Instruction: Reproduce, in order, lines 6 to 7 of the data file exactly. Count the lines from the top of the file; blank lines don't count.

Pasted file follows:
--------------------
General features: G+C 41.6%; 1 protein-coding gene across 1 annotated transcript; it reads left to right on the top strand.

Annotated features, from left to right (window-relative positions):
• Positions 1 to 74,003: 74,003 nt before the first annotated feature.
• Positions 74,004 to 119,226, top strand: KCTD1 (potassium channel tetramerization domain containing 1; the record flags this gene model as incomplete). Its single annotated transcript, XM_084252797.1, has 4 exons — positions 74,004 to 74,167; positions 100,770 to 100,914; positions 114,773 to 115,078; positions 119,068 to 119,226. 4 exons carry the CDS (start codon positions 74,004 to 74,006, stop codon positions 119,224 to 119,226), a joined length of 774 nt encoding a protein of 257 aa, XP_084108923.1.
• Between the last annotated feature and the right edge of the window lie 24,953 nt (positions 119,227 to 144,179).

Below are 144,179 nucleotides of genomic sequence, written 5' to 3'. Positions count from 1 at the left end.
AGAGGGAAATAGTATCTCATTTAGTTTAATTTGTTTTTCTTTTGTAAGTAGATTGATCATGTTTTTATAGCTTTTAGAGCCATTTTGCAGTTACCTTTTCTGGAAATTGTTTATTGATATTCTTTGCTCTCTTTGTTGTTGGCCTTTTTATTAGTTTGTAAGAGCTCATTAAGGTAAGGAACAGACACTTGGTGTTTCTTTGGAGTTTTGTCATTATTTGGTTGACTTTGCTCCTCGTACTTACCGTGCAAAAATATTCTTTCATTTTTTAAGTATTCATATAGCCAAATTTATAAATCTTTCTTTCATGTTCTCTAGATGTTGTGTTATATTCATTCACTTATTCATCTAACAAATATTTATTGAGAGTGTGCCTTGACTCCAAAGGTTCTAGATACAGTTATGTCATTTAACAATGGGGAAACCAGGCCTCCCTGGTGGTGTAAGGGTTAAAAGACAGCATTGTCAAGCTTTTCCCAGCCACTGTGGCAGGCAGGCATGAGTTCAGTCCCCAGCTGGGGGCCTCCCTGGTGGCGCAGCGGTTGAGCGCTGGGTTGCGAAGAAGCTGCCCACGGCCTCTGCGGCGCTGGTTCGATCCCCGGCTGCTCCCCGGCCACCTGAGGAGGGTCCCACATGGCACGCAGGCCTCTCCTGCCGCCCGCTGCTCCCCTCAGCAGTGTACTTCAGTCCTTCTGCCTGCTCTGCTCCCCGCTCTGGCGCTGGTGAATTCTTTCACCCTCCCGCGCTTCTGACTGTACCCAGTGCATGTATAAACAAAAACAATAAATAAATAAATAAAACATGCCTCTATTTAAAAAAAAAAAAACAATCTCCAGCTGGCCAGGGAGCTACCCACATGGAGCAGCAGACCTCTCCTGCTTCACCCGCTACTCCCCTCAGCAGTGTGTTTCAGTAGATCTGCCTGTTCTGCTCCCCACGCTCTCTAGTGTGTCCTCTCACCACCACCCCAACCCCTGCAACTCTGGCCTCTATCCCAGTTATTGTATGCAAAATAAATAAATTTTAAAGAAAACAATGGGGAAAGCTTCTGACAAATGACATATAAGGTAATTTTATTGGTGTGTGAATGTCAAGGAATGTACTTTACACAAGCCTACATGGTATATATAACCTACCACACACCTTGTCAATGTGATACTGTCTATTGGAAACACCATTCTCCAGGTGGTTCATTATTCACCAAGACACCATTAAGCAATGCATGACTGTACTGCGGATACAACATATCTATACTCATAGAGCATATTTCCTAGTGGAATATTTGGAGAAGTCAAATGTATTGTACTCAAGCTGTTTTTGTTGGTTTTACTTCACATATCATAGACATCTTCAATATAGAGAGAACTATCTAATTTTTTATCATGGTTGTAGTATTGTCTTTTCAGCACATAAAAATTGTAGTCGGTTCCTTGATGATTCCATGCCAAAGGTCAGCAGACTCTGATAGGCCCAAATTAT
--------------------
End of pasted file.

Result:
Below are 144,179 nucleotides of genomic sequence, written 5' to 3'. Positions count from 1 at the left end.
AGAGGGAAATAGTATCTCATTTAGTTTAATTTGTTTTTCTTTTGTAAGTAGATTGATCATGTTTTTATAGCTTTTAGAGCCATTTTGCAGTTACCTTTTCTGGAAATTGTTTATTGATATTCTTTGCTCTCTTTGTTGTTGGCCTTTTTATTAGTTTGTAAGAGCTCATTAAGGTAAGGAACAGACACTTGGTGTTTCTTTGGAGTTTTGTCATTATTTGGTTGACTTTGCTCCTCGTACTTACCGTGCAAAAATATTCTTTCATTTTTTAAGTATTCATATAGCCAAATTTATAAATCTTTCTTTCATGTTCTCTAGATGTTGTGTTATATTCATTCACTTATTCATCTAACAAATATTTATTGAGAGTGTGCCTTGACTCCAAAGGTTCTAGATACAGTTATGTCATTTAACAATGGGGAAACCAGGCCTCCCTGGTGGTGTAAGGGTTAAAAGACAGCATTGTCAAGCTTTTCCCAGCCACTGTGGCAGGCAGGCATGAGTTCAGTCCCCAGCTGGGGGCCTCCCTGGTGGCGCAGCGGTTGAGCGCTGGGTTGCGAAGAAGCTGCCCACGGCCTCTGCGGCGCTGGTTCGATCCCCGGCTGCTCCCCGGCCACCTGAGGAGGGTCCCACATGGCACGCAGGCCTCTCCTGCCGCCCGCTGCTCCCCTCAGCAGTGTACTTCAGTCCTTCTGCCTGCTCTGCTCCCCGCTCTGGCGCTGGTGAATTCTTTCACCCTCCCGCGCTTCTGACTGTACCCAGTGCATGTATAAACAAAAACAATAAATAAATAAATAAAACATGCCTCTATTTAAAAAAAAAAAAACAATCTCCAGCTGGCCAGGGAGCTACCCACATGGAGCAGCAGACCTCTCCTGCTTCACCCGCTACTCCCCTCAGCAGTGTGTTTCAGTAGATCTGCCTGTTCTGCTCCCCACGCTCTCTAGTGTGTCCTCTCACCACCACCCCAACCCCTGCAACTCTGGCCTCTATCCCAGTTATTGTATGCAAAATAAATAAATTTTAAAGAAAACAATGGGGAAAGCTTCTGACAAATGACATATAAGGTAATTTTATTGGTGTGTGAATGTCAAGGAATGTACTTTACACAAGCCTACATGGTATATATAACCTACCACACACCTTGTCAATGTGATACTGTCTATTGGAAACACCATTCTCCAGGTGGTTCATTATTCACCAAGACACCATTAAGCAATGCATGACTGTACTGCGGATACAACATATCTATACTCATAGAGCATATTTCCTAGTGGAATATTTGGAGAAGTCAAATGTATTGTACTCAAGCTGTTTTTGTTGGTTTTACTTCACATATCATAGACATCTTCAATATAGAGAGAACTATCTAATTTTTTATCATGGTTGTAGTATTGTCTTTTCAGCACATAAAAATTGTAGTCGGTTCCTTGATGATTCCATGCCAAAGGTCAGCAGACTCTGATAGGCCCAAATTAT